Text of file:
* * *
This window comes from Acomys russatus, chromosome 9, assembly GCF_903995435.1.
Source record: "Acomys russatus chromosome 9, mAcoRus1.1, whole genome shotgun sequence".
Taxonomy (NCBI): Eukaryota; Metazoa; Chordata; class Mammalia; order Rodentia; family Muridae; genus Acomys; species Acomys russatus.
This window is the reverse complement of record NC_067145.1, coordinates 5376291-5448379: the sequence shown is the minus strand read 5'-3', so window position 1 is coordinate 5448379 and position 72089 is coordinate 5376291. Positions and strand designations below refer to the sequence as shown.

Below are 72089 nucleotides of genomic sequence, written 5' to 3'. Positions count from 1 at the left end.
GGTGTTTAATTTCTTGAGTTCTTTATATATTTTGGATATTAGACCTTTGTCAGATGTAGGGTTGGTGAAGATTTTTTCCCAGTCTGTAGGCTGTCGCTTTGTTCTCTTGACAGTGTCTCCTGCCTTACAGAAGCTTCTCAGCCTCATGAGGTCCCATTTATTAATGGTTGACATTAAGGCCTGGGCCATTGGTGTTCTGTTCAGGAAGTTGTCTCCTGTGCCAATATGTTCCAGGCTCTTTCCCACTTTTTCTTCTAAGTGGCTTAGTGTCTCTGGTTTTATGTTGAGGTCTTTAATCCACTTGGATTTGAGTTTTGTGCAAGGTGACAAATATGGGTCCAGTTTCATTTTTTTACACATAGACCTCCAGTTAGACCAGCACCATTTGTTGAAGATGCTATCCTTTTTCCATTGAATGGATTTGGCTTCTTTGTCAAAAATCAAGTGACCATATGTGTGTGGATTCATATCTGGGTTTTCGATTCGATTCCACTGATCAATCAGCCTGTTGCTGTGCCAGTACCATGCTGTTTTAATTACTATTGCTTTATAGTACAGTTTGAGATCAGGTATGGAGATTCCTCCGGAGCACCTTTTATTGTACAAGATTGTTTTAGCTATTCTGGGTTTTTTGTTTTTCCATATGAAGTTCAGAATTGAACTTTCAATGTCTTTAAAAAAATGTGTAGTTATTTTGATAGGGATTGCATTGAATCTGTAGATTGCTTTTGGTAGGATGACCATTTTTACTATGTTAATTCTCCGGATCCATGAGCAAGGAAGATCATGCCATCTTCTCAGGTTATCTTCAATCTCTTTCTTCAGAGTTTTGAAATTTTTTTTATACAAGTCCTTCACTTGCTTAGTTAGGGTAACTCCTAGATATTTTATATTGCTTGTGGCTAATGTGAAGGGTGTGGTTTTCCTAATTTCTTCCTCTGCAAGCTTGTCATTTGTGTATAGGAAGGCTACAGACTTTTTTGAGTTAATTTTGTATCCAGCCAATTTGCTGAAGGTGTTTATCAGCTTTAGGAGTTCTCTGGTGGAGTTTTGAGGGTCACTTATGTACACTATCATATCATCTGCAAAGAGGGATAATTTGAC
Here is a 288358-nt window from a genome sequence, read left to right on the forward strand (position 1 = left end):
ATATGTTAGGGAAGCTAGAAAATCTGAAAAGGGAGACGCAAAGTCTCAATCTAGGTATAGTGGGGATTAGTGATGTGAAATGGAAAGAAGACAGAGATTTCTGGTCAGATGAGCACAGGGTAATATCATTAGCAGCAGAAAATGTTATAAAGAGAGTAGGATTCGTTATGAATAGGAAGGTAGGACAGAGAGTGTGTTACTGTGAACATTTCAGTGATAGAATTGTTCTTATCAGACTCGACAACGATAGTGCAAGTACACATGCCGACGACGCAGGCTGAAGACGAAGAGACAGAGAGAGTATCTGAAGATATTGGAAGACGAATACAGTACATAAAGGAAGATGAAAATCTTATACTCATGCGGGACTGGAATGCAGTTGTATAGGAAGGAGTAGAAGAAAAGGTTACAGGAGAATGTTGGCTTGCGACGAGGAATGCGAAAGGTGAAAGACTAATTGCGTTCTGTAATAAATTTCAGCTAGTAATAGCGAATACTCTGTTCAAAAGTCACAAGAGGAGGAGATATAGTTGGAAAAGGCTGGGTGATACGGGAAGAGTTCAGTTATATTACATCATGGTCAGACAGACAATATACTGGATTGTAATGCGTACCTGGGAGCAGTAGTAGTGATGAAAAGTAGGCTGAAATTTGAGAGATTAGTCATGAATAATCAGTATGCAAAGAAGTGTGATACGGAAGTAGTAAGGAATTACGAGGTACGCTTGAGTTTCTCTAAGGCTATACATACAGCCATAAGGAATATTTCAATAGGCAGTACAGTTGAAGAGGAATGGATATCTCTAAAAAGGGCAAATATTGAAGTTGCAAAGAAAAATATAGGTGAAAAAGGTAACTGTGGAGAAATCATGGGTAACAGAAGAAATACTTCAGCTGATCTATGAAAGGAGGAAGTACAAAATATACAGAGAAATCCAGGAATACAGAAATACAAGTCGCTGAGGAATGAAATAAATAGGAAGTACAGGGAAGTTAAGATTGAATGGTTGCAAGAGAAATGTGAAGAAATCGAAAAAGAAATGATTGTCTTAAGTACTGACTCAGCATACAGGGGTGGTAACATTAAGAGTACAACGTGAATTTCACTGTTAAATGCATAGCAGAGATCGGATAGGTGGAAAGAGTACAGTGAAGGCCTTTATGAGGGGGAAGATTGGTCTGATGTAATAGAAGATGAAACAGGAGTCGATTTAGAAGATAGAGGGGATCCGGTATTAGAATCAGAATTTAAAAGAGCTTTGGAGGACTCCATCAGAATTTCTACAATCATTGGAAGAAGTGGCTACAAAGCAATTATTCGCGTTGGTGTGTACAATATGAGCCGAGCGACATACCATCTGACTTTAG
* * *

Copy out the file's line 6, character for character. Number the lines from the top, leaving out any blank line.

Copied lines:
GGTGTTTAATTTCTTGAGTTCTTTATATATTTTGGATATTAGACCTTTGTCAGATGTAGGGTTGGTGAAGATTTTTTCCCAGTCTGTAGGCTGTCGCTTTGTTCTCTTGACAGTGTCTCCTGCCTTACAGAAGCTTCTCAGCCTCATGAGGTCCCATTTATTAATGGTTGACATTAAGGCCTGGGCCATTGGTGTTCTGTTCAGGAAGTTGTCTCCTGTGCCAATATGTTCCAGGCTCTTTCCCACTTTTTCTTCTAAGTGGCTTAGTGTCTCTGGTTTTATGTTGAGGTCTTTAATCCACTTGGATTTGAGTTTTGTGCAAGGTGACAAATATGGGTCCAGTTTCATTTTTTTACACATAGACCTCCAGTTAGACCAGCACCATTTGTTGAAGATGCTATCCTTTTTCCATTGAATGGATTTGGCTTCTTTGTCAAAAATCAAGTGACCATATGTGTGTGGATTCATATCTGGGTTTTCGATTCGATTCCACTGATCAATCAGCCTGTTGCTGTGCCAGTACCATGCTGTTTTAATTACTATTGCTTTATAGTACAGTTTGAGATCAGGTATGGAGATTCCTCCGGAGCACCTTTTATTGTACAAGATTGTTTTAGCTATTCTGGGTTTTTTGTTTTTCCATATGAAGTTCAGAATTGAACTTTCAATGTCTTTAAAAAAATGTGTAGTTATTTTGATAGGGATTGCATTGAATCTGTAGATTGCTTTTGGTAGGATGACCATTTTTACTATGTTAATTCTCCGGATCCATGAGCAAGGAAGATCATGCCATCTTCTCAGGTTATCTTCAATCTCTTTCTTCAGAGTTTTGAAATTTTTTTTATACAAGTCCTTCACTTGCTTAGTTAGGGTAACTCCTAGATATTTTATATTGCTTGTGGCTAATGTGAAGGGTGTGGTTTTCCTAATTTCTTCCTCTGCAAGCTTGTCATTTGTGTATAGGAAGGCTACAGACTTTTTTGAGTTAATTTTGTATCCAGCCAATTTGCTGAAGGTGTTTATCAGCTTTAGGAGTTCTCTGGTGGAGTTTTGAGGGTCACTTATGTACACTATCATATCATCTGCAAAGAGGGATAATTTGAC